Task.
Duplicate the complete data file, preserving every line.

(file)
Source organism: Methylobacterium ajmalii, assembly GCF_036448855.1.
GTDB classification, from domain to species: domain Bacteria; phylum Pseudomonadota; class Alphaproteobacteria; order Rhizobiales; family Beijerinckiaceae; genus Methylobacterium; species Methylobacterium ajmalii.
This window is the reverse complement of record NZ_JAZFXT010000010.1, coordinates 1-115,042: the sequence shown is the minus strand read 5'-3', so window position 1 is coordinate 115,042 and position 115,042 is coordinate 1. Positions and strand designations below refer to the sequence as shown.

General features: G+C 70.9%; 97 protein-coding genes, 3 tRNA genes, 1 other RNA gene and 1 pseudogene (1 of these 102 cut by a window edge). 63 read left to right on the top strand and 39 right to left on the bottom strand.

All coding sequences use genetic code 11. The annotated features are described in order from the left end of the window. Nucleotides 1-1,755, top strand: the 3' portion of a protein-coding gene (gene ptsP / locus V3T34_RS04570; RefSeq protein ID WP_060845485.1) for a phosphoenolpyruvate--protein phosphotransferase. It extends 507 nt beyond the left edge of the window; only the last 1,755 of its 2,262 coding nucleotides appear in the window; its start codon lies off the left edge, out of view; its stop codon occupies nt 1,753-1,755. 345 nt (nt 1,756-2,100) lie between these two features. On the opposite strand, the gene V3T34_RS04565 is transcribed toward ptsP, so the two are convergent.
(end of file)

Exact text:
Source organism: Methylobacterium ajmalii, assembly GCF_036448855.1.
GTDB classification, from domain to species: domain Bacteria; phylum Pseudomonadota; class Alphaproteobacteria; order Rhizobiales; family Beijerinckiaceae; genus Methylobacterium; species Methylobacterium ajmalii.
This window is the reverse complement of record NZ_JAZFXT010000010.1, coordinates 1-115,042: the sequence shown is the minus strand read 5'-3', so window position 1 is coordinate 115,042 and position 115,042 is coordinate 1. Positions and strand designations below refer to the sequence as shown.

General features: G+C 70.9%; 97 protein-coding genes, 3 tRNA genes, 1 other RNA gene and 1 pseudogene (1 of these 102 cut by a window edge). 63 read left to right on the top strand and 39 right to left on the bottom strand.

All coding sequences use genetic code 11. The annotated features are described in order from the left end of the window. Nucleotides 1-1,755, top strand: the 3' portion of a protein-coding gene (gene ptsP / locus V3T34_RS04570; RefSeq protein ID WP_060845485.1) for a phosphoenolpyruvate--protein phosphotransferase. It extends 507 nt beyond the left edge of the window; only the last 1,755 of its 2,262 coding nucleotides appear in the window; its start codon lies off the left edge, out of view; its stop codon occupies nt 1,753-1,755. 345 nt (nt 1,756-2,100) lie between these two features. On the opposite strand, the gene V3T34_RS04565 is transcribed toward ptsP, so the two are convergent.